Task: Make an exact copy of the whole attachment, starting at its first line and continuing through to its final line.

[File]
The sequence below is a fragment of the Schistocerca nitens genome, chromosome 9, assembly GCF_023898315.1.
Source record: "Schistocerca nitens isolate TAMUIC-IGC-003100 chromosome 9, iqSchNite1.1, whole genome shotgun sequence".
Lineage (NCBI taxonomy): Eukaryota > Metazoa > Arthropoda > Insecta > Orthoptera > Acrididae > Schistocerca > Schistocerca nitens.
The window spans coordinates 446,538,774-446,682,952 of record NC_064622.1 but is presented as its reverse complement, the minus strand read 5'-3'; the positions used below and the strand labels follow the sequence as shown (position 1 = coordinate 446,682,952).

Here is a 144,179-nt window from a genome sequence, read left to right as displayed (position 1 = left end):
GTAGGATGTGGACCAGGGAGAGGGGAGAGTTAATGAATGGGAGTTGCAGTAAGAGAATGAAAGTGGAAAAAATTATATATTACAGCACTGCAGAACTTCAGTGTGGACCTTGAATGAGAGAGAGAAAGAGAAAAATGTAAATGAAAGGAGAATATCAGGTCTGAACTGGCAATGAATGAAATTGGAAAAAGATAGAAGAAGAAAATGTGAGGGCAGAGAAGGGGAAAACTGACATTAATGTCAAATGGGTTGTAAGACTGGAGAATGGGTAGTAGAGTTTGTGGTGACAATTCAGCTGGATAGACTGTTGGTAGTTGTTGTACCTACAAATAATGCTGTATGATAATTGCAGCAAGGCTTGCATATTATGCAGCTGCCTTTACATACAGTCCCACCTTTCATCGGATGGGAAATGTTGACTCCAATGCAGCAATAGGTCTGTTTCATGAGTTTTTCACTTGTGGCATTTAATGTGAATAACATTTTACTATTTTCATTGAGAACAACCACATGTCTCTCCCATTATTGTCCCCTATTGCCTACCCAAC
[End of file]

The sequence below is a fragment of the Schistocerca nitens genome, chromosome 9, assembly GCF_023898315.1.
Source record: "Schistocerca nitens isolate TAMUIC-IGC-003100 chromosome 9, iqSchNite1.1, whole genome shotgun sequence".
Lineage (NCBI taxonomy): Eukaryota > Metazoa > Arthropoda > Insecta > Orthoptera > Acrididae > Schistocerca > Schistocerca nitens.
The window spans coordinates 446,538,774-446,682,952 of record NC_064622.1 but is presented as its reverse complement, the minus strand read 5'-3'; the positions used below and the strand labels follow the sequence as shown (position 1 = coordinate 446,682,952).

Here is a 144,179-nt window from a genome sequence, read left to right as displayed (position 1 = left end):
GTAGGATGTGGACCAGGGAGAGGGGAGAGTTAATGAATGGGAGTTGCAGTAAGAGAATGAAAGTGGAAAAAATTATATATTACAGCACTGCAGAACTTCAGTGTGGACCTTGAATGAGAGAGAGAAAGAGAAAAATGTAAATGAAAGGAGAATATCAGGTCTGAACTGGCAATGAATGAAATTGGAAAAAGATAGAAGAAGAAAATGTGAGGGCAGAGAAGGGGAAAACTGACATTAATGTCAAATGGGTTGTAAGACTGGAGAATGGGTAGTAGAGTTTGTGGTGACAATTCAGCTGGATAGACTGTTGGTAGTTGTTGTACCTACAAATAATGCTGTATGATAATTGCAGCAAGGCTTGCATATTATGCAGCTGCCTTTACATACAGTCCCACCTTTCATCGGATGGGAAATGTTGACTCCAATGCAGCAATAGGTCTGTTTCATGAGTTTTTCACTTGTGGCATTTAATGTGAATAACATTTTACTATTTTCATTGAGAACAACCACATGTCTCTCCCATTATTGTCCCCTATTGCCTACCCAAC